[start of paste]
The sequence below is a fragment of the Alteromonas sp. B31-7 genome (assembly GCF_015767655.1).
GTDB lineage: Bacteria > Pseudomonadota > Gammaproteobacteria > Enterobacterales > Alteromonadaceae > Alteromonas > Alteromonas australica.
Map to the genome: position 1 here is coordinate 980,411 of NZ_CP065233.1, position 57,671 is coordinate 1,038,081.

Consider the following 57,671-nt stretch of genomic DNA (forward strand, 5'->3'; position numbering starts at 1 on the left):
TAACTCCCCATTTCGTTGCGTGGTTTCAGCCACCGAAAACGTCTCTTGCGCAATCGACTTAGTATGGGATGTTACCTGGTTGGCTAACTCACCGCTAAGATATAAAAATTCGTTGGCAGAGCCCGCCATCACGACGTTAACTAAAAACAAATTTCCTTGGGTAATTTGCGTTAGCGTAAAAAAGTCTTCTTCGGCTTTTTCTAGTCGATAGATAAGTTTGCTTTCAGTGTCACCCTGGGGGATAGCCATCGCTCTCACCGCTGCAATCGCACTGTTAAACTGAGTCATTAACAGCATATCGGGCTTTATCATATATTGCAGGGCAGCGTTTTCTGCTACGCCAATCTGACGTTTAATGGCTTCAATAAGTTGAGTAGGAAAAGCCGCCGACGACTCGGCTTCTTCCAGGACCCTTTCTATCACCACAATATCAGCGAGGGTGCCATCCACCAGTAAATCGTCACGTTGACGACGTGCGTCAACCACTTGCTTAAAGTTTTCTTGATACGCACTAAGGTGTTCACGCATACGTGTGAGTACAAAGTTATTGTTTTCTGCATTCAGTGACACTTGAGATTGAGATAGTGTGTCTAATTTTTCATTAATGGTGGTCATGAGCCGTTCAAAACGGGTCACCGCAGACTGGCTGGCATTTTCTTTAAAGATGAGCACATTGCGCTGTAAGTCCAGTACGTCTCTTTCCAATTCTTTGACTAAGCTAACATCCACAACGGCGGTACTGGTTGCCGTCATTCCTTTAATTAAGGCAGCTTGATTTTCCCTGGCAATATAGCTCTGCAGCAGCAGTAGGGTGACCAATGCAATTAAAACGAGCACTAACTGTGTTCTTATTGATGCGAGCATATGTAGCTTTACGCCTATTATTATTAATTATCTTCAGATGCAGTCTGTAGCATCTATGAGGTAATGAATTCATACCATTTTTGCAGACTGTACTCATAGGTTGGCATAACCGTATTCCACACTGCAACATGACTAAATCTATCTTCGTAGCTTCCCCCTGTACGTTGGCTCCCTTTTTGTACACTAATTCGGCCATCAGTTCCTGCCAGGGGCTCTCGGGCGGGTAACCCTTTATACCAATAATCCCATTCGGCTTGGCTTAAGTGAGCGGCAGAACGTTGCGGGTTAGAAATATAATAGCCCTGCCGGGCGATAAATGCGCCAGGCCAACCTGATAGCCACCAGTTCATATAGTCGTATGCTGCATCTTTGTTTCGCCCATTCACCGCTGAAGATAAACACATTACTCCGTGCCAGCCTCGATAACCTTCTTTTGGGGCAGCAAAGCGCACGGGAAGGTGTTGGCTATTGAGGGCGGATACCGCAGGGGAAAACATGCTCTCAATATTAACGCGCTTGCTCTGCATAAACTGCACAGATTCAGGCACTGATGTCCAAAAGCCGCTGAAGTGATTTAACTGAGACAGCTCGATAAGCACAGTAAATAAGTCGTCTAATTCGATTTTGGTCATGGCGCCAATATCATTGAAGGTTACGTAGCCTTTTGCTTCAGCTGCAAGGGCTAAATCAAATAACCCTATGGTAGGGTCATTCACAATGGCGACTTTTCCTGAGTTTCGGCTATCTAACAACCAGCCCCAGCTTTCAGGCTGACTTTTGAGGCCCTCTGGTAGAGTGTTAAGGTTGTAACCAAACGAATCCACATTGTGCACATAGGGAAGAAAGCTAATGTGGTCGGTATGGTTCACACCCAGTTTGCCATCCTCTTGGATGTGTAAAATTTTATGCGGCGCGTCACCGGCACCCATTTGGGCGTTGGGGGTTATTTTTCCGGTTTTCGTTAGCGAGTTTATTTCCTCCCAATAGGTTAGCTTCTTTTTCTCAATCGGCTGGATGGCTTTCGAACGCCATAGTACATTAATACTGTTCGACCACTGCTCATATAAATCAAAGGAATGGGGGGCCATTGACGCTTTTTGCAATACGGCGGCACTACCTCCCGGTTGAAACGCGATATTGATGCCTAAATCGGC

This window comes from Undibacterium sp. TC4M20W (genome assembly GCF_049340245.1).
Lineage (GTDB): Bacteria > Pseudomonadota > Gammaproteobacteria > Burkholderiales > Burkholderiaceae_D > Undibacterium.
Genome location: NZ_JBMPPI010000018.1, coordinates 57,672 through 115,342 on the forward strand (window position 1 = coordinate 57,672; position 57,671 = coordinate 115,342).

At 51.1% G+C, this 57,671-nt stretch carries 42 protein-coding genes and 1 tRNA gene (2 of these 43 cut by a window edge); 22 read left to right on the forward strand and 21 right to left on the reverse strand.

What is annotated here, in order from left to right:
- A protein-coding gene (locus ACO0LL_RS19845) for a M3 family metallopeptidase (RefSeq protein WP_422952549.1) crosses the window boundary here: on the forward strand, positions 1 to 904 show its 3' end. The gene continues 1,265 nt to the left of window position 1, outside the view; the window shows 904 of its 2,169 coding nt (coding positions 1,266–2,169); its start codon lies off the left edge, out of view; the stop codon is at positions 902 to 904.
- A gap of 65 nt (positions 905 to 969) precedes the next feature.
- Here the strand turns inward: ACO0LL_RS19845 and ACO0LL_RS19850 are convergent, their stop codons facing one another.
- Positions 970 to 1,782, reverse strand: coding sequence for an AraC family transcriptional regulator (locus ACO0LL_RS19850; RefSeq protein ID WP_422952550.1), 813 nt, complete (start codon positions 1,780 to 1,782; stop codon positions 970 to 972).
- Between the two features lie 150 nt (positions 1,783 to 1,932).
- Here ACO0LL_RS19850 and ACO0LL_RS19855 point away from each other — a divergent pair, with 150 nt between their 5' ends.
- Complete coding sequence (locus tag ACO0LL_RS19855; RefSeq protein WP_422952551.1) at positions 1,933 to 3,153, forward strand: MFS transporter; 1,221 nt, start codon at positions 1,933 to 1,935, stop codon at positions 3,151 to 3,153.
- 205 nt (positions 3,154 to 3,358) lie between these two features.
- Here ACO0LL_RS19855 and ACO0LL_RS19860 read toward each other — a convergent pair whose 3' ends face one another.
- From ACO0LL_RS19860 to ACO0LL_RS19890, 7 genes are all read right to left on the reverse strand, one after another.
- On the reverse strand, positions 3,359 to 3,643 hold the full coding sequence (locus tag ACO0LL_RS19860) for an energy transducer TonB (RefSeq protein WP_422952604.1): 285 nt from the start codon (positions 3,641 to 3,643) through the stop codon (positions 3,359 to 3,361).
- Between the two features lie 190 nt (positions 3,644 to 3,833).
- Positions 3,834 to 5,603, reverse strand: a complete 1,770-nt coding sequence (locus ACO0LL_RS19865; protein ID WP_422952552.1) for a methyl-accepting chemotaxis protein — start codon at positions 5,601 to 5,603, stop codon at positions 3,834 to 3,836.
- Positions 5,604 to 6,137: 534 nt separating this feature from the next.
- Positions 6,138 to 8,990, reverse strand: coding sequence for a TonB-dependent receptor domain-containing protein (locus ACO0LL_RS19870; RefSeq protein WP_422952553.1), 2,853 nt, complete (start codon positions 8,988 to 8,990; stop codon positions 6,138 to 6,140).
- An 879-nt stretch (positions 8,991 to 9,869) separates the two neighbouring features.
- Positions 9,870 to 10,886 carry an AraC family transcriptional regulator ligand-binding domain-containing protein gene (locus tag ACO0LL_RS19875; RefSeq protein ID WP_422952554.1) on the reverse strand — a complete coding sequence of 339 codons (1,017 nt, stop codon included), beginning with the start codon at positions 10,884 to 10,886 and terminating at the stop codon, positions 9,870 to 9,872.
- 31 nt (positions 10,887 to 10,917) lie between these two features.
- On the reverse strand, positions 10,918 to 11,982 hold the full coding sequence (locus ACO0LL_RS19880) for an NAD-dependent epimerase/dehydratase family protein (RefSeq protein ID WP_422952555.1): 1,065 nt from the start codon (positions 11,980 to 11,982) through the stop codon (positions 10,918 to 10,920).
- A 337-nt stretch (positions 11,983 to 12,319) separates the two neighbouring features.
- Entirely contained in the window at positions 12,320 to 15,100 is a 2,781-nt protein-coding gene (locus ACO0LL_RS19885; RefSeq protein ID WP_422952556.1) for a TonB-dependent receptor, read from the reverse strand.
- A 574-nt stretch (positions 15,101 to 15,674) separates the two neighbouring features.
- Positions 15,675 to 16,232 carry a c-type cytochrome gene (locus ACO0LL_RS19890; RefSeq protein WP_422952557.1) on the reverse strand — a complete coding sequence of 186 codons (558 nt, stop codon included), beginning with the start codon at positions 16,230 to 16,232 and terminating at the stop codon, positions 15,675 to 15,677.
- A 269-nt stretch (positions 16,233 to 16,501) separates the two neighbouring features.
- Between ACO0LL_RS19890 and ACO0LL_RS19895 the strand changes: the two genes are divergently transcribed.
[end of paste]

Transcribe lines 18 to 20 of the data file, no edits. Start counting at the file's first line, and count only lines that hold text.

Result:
- 205 nt (positions 3,154 to 3,358) lie between these two features.
- Here ACO0LL_RS19855 and ACO0LL_RS19860 read toward each other — a convergent pair whose 3' ends face one another.
- From ACO0LL_RS19860 to ACO0LL_RS19890, 7 genes are all read right to left on the reverse strand, one after another.